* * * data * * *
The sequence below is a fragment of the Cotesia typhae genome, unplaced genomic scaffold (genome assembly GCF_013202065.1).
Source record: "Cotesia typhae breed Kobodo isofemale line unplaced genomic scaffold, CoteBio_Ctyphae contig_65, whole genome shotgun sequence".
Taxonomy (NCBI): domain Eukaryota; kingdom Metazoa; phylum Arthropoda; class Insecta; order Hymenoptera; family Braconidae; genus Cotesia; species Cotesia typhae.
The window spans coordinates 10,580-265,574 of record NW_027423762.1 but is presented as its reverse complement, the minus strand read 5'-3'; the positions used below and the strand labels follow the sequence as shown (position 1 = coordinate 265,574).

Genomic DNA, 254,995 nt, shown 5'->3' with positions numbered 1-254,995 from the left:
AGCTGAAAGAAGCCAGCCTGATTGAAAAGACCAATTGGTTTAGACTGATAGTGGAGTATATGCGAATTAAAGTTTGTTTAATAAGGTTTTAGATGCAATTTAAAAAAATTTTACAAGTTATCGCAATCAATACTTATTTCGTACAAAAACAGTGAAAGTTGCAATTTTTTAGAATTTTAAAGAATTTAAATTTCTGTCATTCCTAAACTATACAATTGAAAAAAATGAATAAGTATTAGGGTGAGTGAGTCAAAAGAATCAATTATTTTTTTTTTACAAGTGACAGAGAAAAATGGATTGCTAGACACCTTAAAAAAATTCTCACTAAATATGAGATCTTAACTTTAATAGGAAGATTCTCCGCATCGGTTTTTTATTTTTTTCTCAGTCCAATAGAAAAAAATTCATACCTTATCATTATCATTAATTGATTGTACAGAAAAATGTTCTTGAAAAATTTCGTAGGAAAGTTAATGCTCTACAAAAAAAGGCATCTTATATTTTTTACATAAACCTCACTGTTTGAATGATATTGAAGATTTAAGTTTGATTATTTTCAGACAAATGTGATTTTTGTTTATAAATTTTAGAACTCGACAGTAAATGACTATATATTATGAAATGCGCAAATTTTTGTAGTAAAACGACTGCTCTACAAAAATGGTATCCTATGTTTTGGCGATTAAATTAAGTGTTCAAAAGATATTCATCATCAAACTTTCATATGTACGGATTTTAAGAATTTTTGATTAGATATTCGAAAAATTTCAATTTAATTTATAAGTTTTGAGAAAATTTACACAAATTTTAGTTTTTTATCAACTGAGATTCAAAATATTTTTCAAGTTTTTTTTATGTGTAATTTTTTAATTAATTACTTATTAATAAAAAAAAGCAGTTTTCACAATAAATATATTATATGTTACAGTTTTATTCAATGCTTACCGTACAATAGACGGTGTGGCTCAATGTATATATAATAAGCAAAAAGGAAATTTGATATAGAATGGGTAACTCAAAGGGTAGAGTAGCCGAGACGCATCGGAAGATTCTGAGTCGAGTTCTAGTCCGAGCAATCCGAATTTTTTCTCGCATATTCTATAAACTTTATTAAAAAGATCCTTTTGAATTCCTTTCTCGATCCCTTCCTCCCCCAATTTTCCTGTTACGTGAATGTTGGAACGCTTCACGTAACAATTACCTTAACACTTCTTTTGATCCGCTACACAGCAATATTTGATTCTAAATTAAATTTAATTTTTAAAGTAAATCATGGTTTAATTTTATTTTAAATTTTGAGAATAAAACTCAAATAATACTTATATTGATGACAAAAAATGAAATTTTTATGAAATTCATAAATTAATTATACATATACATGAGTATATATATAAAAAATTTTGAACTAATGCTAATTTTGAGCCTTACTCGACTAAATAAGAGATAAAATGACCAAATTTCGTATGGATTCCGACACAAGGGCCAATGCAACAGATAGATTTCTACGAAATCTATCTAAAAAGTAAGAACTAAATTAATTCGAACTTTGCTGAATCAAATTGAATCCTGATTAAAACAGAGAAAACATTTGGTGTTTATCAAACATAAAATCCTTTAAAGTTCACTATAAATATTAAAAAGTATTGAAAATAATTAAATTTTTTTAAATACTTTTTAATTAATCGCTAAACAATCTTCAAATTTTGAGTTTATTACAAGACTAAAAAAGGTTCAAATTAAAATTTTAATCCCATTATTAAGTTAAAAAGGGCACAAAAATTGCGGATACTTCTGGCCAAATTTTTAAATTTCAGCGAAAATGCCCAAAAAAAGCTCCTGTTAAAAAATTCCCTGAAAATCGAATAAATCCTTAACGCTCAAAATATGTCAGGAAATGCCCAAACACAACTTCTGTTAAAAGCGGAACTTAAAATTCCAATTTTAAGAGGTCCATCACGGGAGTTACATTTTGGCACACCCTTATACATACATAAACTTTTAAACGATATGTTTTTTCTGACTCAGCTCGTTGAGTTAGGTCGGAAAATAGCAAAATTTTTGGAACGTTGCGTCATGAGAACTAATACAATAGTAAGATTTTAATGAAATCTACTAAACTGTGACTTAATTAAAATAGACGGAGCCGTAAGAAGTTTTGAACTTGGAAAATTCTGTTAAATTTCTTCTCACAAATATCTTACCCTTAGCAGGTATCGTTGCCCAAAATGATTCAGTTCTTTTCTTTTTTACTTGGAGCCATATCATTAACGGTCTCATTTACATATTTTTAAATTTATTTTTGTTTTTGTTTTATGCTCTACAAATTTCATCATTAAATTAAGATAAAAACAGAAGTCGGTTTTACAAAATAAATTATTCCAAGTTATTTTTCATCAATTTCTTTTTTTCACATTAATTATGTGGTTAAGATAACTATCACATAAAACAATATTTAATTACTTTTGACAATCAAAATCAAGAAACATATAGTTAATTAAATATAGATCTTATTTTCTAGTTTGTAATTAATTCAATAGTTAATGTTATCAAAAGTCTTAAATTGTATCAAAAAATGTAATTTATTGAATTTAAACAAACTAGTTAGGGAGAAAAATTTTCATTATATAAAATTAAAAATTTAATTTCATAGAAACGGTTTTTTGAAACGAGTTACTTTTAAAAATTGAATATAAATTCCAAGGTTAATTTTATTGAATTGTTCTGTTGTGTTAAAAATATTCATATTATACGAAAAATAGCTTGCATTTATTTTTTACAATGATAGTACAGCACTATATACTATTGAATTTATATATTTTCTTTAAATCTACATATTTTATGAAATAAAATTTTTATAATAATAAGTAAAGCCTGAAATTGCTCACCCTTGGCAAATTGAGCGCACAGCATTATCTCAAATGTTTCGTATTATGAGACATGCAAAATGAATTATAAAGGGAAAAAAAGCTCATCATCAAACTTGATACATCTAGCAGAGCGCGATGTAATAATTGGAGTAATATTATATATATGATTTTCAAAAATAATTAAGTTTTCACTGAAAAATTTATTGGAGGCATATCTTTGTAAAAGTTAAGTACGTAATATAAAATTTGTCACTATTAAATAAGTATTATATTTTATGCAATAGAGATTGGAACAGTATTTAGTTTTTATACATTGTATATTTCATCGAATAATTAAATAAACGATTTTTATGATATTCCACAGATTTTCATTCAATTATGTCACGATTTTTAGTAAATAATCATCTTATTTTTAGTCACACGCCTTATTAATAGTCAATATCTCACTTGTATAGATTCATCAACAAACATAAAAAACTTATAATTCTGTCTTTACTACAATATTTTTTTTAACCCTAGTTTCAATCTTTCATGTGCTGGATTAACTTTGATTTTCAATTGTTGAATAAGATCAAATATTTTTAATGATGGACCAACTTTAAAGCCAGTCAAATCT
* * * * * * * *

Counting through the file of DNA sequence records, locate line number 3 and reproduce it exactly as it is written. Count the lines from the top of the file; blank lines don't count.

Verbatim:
Taxonomy (NCBI): domain Eukaryota; kingdom Metazoa; phylum Arthropoda; class Insecta; order Hymenoptera; family Braconidae; genus Cotesia; species Cotesia typhae.